South Africa’s defence and technology company Denel is designing and developing a prototype for a medical ventilator that will be locally produced to treat novel coronavirus (COVID-19) patients. It will do so in a partnership with other state-owned entities, research bodies and medical technology companies.
In severe cases, the COVID-19 virus may cause pneumonia and acute respiratory syndrome that demand a medical ventilator to assist critical patients breathe.
To combat this, Project Sabela has been launched. Project Sabela is a task team constituted by experts from entities such as Denel, the Armaments Corporation of South Africa (Department of Defence acquisition agency), Eskom (South Africa’s public utility for electricity) and the Council for Scientific and Industrial Research (South Africa’s central and premier scientific research and development organisation).
“We are still in the early stages of the project, but we are optimistic that this local initiative will help to alleviate the dire need for medical ventilators that are required in great numbers at both public and private hospitals,” said Danie du Toit, group chief executive at Denel, as quoted in a statement from Denel.
“Through Project Sabela, we are now focusing all our efforts on the current medical and humanitarian crisis facing South Africa and the world,” added Du Toit. “We are confident that we will soon make huge strides in the development of locally-designed ventilators at a time when global shortages are experienced.”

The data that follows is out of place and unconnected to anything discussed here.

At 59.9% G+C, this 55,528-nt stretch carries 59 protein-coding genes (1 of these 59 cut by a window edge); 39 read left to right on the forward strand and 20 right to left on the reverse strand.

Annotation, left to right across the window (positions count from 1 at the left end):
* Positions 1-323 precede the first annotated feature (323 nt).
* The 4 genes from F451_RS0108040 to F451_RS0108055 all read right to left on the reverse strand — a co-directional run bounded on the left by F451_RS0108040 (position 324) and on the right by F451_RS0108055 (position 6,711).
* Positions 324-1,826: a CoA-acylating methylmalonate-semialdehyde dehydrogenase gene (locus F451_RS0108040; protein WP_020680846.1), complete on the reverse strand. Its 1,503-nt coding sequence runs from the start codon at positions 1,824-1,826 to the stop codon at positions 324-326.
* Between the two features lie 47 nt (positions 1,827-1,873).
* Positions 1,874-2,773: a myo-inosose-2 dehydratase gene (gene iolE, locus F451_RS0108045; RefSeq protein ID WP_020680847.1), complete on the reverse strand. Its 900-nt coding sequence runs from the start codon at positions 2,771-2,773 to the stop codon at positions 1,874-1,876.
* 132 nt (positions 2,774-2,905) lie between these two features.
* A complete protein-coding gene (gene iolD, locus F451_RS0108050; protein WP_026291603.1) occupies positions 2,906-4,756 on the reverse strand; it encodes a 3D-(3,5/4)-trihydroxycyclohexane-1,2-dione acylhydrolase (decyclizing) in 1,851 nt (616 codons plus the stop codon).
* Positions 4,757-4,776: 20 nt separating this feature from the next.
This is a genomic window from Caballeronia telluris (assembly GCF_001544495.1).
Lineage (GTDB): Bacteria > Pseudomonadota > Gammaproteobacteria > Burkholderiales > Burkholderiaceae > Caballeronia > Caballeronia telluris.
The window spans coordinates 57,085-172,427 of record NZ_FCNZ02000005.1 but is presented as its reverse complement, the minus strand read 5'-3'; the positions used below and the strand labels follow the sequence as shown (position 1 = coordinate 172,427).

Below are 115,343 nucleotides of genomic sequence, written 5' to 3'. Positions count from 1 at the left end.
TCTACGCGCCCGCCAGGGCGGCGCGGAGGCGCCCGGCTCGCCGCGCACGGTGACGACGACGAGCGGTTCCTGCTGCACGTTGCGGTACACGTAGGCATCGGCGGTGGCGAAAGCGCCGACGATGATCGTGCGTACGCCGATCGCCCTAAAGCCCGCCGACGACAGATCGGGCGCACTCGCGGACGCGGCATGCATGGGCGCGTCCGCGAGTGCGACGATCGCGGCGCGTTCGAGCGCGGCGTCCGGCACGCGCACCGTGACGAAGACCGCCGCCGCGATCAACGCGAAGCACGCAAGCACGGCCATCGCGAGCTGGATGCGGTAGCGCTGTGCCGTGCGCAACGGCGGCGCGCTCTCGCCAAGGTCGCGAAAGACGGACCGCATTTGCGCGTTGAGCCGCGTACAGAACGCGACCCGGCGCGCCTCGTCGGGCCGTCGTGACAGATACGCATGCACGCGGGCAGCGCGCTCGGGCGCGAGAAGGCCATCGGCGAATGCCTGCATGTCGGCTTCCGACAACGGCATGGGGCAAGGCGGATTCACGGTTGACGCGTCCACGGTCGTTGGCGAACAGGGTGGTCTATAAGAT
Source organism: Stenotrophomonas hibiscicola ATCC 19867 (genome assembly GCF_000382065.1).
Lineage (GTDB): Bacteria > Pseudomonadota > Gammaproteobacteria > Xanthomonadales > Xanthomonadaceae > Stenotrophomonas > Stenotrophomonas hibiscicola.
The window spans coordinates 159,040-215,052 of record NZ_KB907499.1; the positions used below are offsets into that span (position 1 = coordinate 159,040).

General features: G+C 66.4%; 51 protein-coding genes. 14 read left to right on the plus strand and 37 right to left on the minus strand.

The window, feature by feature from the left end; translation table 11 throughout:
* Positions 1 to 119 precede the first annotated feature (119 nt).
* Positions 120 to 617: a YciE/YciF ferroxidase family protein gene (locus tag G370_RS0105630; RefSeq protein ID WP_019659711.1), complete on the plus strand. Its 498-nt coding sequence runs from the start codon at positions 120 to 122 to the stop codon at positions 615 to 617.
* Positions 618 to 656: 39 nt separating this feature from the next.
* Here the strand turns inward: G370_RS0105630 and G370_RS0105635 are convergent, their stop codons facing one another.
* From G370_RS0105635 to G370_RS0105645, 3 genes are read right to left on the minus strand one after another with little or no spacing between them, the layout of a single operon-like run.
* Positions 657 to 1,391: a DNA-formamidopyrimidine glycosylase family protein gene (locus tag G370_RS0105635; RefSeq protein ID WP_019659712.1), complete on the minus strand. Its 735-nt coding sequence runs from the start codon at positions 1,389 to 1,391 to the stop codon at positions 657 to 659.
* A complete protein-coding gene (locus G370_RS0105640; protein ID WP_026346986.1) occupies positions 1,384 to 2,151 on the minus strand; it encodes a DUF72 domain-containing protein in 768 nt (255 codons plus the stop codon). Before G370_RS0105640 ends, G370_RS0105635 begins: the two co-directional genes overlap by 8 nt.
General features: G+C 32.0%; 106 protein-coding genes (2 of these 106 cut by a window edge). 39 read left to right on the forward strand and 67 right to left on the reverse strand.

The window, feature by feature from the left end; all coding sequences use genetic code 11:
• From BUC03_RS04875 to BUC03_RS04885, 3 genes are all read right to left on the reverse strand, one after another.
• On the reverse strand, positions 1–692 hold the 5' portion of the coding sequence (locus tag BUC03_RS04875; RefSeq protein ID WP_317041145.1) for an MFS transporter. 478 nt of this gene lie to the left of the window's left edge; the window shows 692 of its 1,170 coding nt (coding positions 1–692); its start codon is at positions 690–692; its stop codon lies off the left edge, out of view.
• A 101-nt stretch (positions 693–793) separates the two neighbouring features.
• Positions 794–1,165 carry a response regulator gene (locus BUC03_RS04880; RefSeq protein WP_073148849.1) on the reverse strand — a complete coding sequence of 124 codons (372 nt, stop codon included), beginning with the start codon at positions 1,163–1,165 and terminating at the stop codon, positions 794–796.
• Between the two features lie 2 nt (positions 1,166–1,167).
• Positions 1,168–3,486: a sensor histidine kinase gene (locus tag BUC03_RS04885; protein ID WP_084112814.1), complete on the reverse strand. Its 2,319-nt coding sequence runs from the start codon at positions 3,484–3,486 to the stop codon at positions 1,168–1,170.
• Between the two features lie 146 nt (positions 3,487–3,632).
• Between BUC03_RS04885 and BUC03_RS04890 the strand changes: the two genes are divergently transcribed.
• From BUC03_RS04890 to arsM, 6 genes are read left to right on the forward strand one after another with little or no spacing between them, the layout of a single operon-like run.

Denel is also considering producing sanitisers and converting its Casspir mine-protected vehicles into ambulances. These will be the outcomes of changing the focuses of current operations and technology.
Casspir vehicles are “highly mobile and versatile vehicle used extensively in conflict zones in demining and protection operations”, according to a statement from the defence and technology company.
Manufacturer of small- and medium-calibre ammunition Denel PMP is looking into “options to produce sanitisers for industrial and medical uses once the product certification issues have been clarified. Many of the chemicals used in the manufacturing of explosives can also be utilised to make sanitisers,” the statement added.
South Africa imposed a nationwide 21-day “stay at home” lockdown limiting citizens’ movement from 26th March, as means to curb the spread of the virus. Some of the other measures of this lockdown include the suspension of all commuter and long-distance passenger rail services, international and domestic flights as well as cruise ships.
As reported by Unmask Africa, Senegalese research foundation Institut Pasteur de Dakar and United Kingdom medical company Mologic Ltd are in the process of developing a test kit that will be locally produced, provide results within 10 minutes and cost $1 USD per piece.
Unmask Africa’s tally further outlines that Africa has registered an overall of 10,512 cases, 1,020 (9.7%) recoveries and 491 (4.7%) fatalities. 53 of the continent’s 58 countries, dependencies and other territories have confirmed infections.
The World Health Organisation recently said Africa’s window to curb the virus is narrowing. According to the United Nations, Africa may be two to three weeks away from the peak of the virus’s outbreak in the region.
Reporting by Gaby Ndongo. Editing by Kupa Kambasha. Feature image by Pixabay.